Circa 1914 : Ernest Archibald preempted 160 acres of land at today's Alta Vista neighbourhood. Reportedly, he was Alta Lakes' very first Fire Warden. Unfortunately for Ernest, a "controlled fire burn" he lit got out of control torching a few hundred acres along the railway tracks – he was fired soon after.
To witness Whistler today compared to the little railway siding at Alta Lake of just two or three generations ago is overwhelming.
Long-time locals can still remember epic and oft times "white-knuckled" drives up the '99 long before the 2010 Winter Olympic upgrades.
More than one hundred years ago, hearty individuals and bright-eyed trailblazers left their first tentative marks on our valley. Self-reliance and a healthy dash of ingenuity were required skills for those first European settlers. By definition early Alta Lake residents were truly rough and ready pioneers.
Even with the arrival of the Pacific Great Eastern Railway in 1914, homesteaders had only themselves and a few far-flung neighbours to secure life's necessities. Prospectors, hermits, loggers, a few subsistence farmers and early fishing lodge entrepreneurs dotted the mostly empty landscape.
Though time marched on outside the valley, through the 1940s Alta Lake remained a remote backwoods, especially in the winter months; the closest doctor was "down the tracks" at Squamish with a trip to the hospital or getting medicine a two-day round trip by train.
By the '30s, Alta Lake's first schoolteacher was hired to teach all eight of the school-age children in the valley. Twenty-three-year-old Margaret Partridge signed on for the annual salary of $750.00 with an isolation bonus of $10.00 per month. Not much money but at the height of the Depression, with thousands out of work and on bread lines, a job was a job.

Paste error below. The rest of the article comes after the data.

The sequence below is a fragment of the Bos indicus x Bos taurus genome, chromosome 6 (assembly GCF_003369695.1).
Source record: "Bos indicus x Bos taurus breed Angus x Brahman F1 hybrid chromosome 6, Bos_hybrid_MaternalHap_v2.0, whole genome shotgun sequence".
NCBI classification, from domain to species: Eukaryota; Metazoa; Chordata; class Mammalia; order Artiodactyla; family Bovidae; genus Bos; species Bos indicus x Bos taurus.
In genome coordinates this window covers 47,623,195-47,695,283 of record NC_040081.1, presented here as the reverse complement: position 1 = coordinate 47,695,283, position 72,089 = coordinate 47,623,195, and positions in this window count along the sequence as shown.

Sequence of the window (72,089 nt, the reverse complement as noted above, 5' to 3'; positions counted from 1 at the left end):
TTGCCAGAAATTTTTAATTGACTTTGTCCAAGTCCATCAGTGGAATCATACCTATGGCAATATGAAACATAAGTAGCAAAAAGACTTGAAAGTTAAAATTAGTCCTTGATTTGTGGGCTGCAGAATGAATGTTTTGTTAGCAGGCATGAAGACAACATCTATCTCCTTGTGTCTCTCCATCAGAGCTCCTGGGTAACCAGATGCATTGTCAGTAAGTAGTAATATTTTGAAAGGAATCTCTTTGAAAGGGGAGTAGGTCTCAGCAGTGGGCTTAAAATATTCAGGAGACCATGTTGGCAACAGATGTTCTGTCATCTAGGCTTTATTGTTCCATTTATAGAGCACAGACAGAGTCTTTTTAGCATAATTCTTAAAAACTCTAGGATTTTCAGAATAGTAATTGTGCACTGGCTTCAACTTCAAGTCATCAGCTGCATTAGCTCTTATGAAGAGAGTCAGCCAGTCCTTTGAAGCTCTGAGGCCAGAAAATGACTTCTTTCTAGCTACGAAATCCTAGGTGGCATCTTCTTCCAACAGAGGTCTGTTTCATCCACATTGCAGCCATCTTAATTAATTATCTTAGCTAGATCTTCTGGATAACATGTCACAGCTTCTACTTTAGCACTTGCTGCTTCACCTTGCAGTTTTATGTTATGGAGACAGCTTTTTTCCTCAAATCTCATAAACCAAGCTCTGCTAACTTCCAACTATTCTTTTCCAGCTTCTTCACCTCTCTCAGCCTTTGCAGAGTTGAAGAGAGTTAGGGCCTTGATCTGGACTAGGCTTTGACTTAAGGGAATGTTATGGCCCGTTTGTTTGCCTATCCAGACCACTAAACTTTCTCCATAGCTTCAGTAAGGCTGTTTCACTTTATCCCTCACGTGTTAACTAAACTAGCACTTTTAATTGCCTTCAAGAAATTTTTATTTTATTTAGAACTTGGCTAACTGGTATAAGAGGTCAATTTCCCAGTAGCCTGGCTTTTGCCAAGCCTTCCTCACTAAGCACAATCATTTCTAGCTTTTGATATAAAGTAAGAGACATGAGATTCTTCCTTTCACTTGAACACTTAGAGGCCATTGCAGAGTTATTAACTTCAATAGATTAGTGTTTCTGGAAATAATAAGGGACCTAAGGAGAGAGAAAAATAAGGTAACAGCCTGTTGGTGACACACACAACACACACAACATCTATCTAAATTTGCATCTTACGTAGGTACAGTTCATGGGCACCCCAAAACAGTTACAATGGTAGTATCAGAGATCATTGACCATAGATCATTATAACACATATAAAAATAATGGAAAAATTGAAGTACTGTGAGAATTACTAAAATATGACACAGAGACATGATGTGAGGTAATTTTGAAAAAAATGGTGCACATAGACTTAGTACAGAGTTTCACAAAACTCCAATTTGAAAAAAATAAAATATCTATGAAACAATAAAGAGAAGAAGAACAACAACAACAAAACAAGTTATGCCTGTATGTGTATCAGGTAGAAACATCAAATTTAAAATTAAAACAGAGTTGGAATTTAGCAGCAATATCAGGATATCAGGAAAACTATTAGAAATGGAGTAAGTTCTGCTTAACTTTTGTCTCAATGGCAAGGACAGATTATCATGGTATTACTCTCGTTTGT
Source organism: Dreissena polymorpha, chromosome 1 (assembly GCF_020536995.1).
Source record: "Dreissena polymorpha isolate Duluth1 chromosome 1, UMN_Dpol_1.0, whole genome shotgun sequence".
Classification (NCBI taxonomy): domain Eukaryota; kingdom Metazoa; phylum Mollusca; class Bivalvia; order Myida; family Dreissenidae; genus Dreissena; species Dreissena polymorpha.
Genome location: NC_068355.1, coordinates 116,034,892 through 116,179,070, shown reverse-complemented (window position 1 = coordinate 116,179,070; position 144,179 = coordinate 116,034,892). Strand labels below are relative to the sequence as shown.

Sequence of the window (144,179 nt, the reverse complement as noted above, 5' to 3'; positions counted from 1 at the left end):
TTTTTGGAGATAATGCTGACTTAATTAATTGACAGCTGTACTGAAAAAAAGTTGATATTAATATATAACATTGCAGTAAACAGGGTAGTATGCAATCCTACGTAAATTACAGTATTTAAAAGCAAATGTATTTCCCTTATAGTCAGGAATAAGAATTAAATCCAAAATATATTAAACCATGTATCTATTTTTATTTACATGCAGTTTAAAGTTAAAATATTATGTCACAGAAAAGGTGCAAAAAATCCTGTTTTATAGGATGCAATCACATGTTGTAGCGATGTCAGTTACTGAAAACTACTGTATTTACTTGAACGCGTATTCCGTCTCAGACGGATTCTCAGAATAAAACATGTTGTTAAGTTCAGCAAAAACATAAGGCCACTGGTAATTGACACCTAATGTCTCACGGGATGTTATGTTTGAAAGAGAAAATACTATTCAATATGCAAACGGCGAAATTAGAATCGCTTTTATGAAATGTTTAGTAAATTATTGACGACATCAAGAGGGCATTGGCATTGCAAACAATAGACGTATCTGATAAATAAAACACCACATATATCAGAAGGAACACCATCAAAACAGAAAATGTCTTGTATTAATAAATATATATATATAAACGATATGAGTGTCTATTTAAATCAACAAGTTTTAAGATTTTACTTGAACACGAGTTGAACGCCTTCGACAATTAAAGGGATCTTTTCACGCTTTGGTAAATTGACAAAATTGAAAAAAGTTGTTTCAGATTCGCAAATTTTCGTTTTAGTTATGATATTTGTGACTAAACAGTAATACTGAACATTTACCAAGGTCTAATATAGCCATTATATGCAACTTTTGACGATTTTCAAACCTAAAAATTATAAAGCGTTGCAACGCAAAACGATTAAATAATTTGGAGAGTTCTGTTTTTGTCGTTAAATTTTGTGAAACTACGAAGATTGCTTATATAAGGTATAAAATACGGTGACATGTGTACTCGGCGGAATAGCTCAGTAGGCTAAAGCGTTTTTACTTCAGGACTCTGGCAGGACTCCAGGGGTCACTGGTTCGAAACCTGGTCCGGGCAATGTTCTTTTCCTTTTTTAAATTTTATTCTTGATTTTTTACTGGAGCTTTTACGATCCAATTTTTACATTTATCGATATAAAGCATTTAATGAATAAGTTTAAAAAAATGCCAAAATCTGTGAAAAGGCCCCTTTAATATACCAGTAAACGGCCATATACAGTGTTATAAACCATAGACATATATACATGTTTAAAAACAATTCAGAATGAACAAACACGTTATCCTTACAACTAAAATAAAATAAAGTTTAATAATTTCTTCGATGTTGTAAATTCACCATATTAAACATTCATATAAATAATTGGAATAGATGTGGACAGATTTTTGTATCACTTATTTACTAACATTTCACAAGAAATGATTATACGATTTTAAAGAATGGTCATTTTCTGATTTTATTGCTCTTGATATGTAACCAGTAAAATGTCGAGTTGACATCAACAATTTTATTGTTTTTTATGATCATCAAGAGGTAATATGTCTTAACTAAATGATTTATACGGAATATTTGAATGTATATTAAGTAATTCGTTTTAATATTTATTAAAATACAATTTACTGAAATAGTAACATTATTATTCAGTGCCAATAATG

Two world wars would come and go pulling some of Alta Lake's young men to Europe and beyond — some never to return. Over the years businesses opened and closed. Loggers and their families came and went while ever so slowly the surrounding forest gave way to the saw and the axe. Dreamy-eyed prospectors toiled along the mountain goat and pony trails searching for the "big strike" that was never found.
From that first arrival of the P. G. E. to the early 1960s, the slow pace of life up and down the tracks on Alta Lake's western shores witnessed only creeping change.
After a pedestrian first fifty years the 1960s would prove to be the transitional decade for Alta Lake. This 10 year period would be a part of the biggest leap forward, offering a hint of the potential for the tiny community — from a sleepy, summer alpine retreat to the first inklings of an international resort.
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